speak, as the awakener or vivifying power, stirring all the
molecules into action. This is what is represented in all languages
by the vowel a, which takes precedence of all others. This is the
word, the verbum, the Logos of St. John of the Christians, who
says: "In the beginning was the Word, and the word was with God,
and the word was God."3 This is creation, for without this
resonance or motion among the quiescent particles, there would be
no visible universe. That is to say, upon sound, or, as the Aryans
called it, Nada Brahma (divine resonance), depends the evolution
of the visible from the invisible.
But this sound a, being produced, at once alters itself into au, so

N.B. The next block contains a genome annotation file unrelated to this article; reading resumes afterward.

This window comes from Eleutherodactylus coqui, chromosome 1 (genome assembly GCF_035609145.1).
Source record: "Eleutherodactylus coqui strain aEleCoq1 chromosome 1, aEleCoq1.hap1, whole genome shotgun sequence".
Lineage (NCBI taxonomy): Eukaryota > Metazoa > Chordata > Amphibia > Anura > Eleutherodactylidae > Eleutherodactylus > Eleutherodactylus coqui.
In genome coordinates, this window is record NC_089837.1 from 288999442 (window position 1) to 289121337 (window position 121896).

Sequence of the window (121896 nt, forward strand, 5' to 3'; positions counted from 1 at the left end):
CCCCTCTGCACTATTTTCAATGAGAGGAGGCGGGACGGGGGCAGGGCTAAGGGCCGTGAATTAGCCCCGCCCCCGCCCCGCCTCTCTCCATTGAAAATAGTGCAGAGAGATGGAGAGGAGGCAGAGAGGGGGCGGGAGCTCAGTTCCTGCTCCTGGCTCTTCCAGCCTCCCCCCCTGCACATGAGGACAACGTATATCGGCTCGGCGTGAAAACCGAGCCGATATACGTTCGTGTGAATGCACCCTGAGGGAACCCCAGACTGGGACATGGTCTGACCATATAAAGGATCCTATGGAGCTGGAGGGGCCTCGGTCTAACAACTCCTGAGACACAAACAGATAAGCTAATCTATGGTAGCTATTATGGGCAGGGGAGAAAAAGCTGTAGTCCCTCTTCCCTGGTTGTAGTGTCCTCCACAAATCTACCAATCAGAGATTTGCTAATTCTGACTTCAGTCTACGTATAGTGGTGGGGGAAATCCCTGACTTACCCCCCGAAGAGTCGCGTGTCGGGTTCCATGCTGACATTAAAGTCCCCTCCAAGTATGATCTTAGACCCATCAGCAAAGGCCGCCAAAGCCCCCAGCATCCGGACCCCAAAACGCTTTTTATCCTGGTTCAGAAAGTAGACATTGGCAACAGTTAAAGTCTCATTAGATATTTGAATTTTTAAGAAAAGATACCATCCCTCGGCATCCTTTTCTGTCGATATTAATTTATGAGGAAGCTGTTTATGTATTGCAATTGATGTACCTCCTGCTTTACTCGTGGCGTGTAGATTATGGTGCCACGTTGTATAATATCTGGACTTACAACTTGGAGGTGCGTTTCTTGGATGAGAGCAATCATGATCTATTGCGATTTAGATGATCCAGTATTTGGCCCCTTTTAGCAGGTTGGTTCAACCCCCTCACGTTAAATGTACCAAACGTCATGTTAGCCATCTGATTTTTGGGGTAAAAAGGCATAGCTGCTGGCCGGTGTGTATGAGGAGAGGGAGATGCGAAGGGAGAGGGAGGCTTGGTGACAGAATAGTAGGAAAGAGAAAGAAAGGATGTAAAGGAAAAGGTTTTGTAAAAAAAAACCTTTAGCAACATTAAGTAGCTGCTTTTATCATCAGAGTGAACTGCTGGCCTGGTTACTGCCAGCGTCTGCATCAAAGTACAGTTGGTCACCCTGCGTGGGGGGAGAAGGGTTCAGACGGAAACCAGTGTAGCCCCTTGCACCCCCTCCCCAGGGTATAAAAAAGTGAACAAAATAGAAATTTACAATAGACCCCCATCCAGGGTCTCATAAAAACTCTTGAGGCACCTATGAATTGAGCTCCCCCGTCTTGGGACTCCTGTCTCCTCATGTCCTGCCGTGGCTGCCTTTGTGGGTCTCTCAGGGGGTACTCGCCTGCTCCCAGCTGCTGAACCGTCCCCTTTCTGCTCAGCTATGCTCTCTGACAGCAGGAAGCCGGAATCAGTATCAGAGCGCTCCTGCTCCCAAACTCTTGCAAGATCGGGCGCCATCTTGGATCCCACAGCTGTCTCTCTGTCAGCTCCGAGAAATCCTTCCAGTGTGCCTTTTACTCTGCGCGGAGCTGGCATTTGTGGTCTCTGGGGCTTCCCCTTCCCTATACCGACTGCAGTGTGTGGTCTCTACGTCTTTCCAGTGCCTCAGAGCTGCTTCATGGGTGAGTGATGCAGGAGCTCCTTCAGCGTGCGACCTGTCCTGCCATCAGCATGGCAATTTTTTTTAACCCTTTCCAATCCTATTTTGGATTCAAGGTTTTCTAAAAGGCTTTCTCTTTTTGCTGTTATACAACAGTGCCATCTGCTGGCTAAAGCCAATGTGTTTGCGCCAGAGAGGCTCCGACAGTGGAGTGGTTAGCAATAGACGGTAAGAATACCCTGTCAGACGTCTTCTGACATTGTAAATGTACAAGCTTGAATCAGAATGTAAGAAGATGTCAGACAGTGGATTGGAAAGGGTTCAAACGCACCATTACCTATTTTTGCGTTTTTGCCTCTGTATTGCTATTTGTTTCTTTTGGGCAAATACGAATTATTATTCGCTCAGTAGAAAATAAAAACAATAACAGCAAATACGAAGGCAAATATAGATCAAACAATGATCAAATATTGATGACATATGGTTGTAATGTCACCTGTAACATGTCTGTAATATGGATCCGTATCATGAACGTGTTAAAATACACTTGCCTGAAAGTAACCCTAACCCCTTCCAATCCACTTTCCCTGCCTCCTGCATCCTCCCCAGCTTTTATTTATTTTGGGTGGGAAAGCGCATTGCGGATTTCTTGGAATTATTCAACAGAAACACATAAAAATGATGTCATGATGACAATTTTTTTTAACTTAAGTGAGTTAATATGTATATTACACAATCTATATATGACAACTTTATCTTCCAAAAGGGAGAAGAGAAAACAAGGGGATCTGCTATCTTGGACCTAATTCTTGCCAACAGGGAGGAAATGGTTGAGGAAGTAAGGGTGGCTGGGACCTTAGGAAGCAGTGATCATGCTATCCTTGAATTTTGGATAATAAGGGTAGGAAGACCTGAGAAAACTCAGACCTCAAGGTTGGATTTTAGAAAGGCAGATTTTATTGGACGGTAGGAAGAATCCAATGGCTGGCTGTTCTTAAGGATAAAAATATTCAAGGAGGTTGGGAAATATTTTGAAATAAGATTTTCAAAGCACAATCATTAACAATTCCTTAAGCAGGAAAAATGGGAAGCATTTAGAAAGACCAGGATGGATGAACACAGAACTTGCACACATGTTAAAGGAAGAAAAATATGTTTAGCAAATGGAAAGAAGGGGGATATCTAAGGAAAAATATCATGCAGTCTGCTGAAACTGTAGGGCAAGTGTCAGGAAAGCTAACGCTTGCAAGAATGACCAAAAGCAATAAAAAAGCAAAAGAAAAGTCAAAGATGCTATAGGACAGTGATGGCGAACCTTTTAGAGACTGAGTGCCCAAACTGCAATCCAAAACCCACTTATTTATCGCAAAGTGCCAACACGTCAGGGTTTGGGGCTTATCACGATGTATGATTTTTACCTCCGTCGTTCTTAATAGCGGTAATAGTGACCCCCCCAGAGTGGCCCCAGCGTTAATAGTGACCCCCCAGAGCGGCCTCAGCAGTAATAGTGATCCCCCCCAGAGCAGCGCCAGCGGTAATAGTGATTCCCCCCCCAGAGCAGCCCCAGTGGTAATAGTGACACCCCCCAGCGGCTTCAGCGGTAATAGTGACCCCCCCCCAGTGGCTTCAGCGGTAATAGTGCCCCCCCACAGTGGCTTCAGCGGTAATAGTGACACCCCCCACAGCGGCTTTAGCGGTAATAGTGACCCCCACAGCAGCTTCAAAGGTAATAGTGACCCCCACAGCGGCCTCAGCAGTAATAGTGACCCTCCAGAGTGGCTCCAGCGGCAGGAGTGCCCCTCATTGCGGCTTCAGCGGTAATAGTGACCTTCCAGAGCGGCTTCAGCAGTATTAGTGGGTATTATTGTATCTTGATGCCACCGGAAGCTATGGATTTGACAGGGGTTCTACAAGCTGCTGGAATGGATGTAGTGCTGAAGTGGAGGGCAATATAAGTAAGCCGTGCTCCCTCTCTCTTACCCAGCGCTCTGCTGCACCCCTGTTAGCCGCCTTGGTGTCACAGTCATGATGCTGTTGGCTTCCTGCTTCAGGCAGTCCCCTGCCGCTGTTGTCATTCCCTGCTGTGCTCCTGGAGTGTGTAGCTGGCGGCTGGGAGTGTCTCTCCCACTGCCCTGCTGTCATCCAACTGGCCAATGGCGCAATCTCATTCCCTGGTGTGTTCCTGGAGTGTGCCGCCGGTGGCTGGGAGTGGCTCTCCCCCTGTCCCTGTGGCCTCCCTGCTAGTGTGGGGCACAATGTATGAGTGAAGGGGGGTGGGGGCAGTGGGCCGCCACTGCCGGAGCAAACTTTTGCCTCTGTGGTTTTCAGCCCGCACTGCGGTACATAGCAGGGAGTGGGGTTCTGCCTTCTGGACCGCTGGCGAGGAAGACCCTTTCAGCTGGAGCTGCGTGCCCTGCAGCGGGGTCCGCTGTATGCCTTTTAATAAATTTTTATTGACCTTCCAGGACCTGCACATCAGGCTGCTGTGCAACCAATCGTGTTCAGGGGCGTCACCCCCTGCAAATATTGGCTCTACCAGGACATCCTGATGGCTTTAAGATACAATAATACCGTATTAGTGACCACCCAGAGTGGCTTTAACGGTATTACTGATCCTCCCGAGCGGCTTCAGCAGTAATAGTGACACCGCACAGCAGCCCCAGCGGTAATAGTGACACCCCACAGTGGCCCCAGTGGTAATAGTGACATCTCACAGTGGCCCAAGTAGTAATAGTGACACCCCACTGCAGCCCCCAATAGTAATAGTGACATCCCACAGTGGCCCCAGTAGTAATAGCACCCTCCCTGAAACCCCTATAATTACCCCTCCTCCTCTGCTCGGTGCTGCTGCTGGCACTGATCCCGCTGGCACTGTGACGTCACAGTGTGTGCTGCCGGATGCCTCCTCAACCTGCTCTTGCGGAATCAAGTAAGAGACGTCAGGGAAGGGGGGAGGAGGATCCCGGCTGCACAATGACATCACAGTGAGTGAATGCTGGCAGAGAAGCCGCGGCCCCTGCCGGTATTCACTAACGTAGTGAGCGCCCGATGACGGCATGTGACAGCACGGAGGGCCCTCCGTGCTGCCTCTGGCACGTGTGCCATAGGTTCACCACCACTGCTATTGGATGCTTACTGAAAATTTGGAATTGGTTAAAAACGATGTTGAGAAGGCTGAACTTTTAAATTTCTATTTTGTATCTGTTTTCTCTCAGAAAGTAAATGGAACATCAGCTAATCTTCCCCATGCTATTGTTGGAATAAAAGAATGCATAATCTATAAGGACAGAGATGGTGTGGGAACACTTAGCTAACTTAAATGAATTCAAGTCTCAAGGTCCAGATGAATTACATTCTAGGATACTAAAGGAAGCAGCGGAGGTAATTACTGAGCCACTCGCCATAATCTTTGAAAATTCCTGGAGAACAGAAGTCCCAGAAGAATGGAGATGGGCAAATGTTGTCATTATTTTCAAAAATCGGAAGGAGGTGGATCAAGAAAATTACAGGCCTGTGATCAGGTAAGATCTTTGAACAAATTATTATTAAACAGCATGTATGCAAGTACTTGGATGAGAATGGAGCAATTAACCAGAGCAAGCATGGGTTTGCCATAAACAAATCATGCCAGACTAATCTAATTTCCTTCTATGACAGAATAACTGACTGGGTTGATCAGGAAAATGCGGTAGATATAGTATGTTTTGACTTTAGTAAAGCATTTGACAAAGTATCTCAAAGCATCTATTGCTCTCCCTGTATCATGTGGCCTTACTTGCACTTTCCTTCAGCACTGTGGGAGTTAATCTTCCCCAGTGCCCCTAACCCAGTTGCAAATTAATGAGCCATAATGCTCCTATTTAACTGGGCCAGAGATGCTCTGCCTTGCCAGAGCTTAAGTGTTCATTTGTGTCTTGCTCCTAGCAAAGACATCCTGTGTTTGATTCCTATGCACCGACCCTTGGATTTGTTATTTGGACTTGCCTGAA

that the second sound u is that one made by the first in continuing
its existence. The vowel u, which in itself is a compound one,
therefore represents preservation. And the idea of preservation is
contained also in creation, or evolution, for there could not be
anything to preserve, unless it had first come into existence.
If these two sounds, so compounded into one, were to proceed
indefinitely, there would be of course no destruction of them. But it
is not possible to continue the utterance further than the breath, and
whether the lips are compressed or the tongue pressed against the
roof of the mouth, or the organs behind that used, there will be in
the finishing of the utterance the closure or m sound, which among
the Aryans had the meaning of stoppage. In this last letter there is
found the destruction of the whole word or letter. To reproduce it a
slight experiment will show that by no possibility can it be begun
with m, but that au invariably commences even the utterance of m
itself. Without fear of successful contradiction, it can be asserted
that all speech begins with au, and the ending, or destruction of
speech, is in m.
The word "tone" is derived from the Latin and Greek words